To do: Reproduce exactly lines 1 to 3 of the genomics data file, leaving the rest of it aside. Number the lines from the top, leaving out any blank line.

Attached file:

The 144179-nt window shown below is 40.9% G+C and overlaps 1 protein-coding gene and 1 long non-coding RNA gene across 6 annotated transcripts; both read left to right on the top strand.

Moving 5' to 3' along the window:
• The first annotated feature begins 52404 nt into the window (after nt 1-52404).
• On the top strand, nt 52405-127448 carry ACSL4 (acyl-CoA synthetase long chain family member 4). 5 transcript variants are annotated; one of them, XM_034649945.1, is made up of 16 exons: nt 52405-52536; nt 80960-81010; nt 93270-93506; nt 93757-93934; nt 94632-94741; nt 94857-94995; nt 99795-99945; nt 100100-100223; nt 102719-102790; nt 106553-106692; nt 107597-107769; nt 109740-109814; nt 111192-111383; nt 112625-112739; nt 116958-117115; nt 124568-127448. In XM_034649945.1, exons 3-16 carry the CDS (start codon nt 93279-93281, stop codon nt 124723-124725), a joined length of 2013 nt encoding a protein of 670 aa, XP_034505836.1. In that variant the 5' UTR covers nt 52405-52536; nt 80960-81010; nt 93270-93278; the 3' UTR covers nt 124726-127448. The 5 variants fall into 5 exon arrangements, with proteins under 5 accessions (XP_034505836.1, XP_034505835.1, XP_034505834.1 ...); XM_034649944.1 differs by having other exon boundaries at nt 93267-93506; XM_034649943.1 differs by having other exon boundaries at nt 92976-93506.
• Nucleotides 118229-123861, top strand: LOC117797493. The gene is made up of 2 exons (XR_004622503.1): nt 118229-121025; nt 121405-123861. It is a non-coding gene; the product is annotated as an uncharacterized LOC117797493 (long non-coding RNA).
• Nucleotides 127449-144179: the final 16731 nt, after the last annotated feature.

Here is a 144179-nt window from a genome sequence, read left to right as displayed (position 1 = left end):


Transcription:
The 144179-nt window shown below is 40.9% G+C and overlaps 1 protein-coding gene and 1 long non-coding RNA gene across 6 annotated transcripts; both read left to right on the top strand.

Moving 5' to 3' along the window:
• The first annotated feature begins 52404 nt into the window (after nt 1-52404).